Contenu connexe


To Kill a Mockingbird- Background

  2. Harper Lee  Born Nelle Harper Lee on 28th April 1926 in Monroeville Alabama.  Her father was a lawyer.  She studied law at the University of Alabama 1945-49, but left before finishing to pursue a literacy career.
  3. Biography: HARPER LEE  Mockingbird's success also inspired the box office smash, To Kill a Mockingbird, starring Gregory Peck.  Lee published several essays in the early 1960s but, as a true literary recluse, has published nothing since then and refuses all requests for interviews.
  4. Novel Wrote To Kill a Mockingbird in 1960 Based the story on her life growing up in Monroeville, Alabama TKAM was the only novel she ever wrote
  5.  The character of “Dill,” Scout and Jem’s playmate in the novel was based upon Lee’s actual neighbor, Truman Capote  Capote is famous for amongst other things, In Cold Blood and Breakfast at Tiffany’s.  It has been said that he gave Lee a Mockingbird as a gift.
  6. The Great Depression  A worldwide economic downturn starting in America with a major stock market crash on 29th October 1929 which became known as Black Tuesday.  Many shares suddenly became worthless and poverty swept the country.  The public lost confidence in the economy and spending levels decreased.  This resulted in drastically falling production levels and drastically rising unemployment.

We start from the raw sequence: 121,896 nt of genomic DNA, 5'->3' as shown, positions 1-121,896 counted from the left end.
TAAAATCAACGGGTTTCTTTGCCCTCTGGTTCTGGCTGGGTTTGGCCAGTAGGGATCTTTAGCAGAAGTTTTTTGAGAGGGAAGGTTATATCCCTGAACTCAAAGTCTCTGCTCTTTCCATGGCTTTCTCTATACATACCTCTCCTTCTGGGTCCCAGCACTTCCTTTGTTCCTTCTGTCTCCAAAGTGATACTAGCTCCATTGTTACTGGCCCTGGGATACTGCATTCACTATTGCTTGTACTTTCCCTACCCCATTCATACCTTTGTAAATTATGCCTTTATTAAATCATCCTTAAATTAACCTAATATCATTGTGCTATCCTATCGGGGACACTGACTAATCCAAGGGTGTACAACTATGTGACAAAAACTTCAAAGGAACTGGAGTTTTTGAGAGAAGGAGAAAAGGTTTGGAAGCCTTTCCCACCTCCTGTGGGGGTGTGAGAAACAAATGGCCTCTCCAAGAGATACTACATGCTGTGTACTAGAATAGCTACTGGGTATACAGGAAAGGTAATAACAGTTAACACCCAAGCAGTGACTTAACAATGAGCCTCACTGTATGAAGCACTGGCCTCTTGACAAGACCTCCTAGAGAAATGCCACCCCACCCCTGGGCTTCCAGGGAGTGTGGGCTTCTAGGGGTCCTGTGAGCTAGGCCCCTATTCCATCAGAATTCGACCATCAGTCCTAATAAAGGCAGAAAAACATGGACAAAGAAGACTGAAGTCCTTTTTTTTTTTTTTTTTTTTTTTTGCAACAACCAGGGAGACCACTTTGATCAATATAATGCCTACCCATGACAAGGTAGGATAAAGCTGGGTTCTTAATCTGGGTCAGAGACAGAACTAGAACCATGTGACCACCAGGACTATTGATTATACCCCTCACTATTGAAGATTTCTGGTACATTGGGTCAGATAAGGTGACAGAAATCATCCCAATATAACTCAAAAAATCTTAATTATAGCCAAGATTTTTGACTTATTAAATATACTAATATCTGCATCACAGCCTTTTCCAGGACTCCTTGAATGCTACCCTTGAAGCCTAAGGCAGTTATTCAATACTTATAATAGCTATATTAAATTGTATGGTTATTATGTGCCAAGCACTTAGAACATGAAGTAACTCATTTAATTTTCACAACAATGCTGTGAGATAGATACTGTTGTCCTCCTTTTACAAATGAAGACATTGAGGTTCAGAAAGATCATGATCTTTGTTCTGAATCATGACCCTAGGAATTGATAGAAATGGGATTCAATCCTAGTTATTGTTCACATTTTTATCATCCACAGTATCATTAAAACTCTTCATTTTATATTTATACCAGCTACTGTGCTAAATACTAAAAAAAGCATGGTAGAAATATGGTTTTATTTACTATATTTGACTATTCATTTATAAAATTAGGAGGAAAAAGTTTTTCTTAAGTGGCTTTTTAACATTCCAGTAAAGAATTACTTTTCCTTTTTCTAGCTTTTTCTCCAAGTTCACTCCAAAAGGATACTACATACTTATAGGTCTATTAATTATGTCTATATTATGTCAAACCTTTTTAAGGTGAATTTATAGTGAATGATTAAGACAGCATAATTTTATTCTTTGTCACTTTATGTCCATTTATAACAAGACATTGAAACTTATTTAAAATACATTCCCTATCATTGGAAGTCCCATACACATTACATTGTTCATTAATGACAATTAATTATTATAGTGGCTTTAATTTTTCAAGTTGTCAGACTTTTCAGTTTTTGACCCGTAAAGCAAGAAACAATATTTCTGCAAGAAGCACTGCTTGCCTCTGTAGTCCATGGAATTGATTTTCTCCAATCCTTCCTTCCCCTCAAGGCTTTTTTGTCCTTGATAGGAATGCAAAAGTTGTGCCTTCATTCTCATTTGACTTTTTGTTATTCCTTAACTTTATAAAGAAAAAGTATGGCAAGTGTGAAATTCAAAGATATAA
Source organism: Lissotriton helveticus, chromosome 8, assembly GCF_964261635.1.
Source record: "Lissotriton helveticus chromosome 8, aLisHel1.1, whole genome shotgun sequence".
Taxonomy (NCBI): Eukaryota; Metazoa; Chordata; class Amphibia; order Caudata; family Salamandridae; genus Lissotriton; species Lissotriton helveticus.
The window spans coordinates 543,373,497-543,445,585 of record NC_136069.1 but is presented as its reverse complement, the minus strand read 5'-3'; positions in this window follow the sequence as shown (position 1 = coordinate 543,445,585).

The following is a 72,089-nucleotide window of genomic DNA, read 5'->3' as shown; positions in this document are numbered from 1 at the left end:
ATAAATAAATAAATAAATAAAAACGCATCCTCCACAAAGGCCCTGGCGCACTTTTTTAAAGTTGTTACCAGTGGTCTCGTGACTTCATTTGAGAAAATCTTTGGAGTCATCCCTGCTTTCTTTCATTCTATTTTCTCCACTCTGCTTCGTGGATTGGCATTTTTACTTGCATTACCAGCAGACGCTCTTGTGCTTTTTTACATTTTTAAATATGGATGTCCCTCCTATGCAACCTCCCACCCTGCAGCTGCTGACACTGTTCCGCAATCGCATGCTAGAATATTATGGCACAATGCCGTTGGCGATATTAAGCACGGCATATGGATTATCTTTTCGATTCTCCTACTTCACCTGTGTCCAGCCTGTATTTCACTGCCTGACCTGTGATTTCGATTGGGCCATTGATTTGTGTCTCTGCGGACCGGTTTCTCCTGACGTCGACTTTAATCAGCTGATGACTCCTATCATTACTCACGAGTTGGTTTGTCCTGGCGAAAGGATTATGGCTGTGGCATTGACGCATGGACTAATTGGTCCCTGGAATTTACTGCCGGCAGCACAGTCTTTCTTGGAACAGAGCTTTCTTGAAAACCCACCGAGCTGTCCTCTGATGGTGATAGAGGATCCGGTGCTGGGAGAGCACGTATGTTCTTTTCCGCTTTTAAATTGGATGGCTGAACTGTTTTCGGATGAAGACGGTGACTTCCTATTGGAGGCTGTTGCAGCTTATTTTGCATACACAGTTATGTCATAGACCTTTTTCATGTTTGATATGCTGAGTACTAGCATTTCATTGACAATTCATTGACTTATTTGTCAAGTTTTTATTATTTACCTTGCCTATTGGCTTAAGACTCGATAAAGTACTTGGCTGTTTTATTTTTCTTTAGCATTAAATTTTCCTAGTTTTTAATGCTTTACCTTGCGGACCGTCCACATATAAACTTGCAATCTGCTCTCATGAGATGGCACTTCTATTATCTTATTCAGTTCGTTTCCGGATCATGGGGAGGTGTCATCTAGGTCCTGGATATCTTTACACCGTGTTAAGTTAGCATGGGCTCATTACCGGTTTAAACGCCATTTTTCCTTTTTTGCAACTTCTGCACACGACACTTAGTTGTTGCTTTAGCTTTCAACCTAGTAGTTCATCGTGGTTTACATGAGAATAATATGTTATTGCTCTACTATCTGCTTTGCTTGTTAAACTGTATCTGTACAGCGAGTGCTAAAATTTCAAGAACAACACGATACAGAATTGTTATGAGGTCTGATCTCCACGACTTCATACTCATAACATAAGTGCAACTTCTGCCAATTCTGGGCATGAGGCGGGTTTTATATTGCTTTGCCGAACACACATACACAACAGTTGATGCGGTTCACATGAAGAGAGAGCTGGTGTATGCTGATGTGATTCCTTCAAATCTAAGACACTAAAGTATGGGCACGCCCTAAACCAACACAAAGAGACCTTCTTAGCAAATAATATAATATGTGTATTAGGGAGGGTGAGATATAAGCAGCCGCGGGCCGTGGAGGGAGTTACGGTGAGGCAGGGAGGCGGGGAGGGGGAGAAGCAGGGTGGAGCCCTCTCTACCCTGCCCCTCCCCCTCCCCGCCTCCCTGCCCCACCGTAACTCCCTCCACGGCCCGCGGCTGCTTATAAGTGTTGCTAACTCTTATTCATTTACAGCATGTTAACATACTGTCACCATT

7. Alabama
  8. Alabama in the 1930s  By the early 20th century, every southern state had passed laws that created two separate societies; one black, the other white.  Blacks and whites could not use the same waiting rooms and blacks were barred from many hospitals.
  9. Slavery and Racism  In the early 20th Century tens of thousands of convicts, mostly black men, were caught up in a racist justice system.  Until nearly 1930, Alabama was providing convicts to businesses, who would work in the fields and mines.  Nearly two decades after slavery was abolished in America, men were dying as slaves in a prison work scheme that benefited southern states and businesses.
  10. Civil Rights Movement  To Kill a Mockingbird was written in 1960 at the beginning of the black Civil Rights Movement.  Although it was almost 100 years since slavery was abolished in America black people were still being treated as second class citizens.  Blacks, who had fought for their country during the Second World War, were starting to demand more civil rights, such as their right to vote. The black Civil Rights Movement took on new strength and Alabama was an important centre in this movement.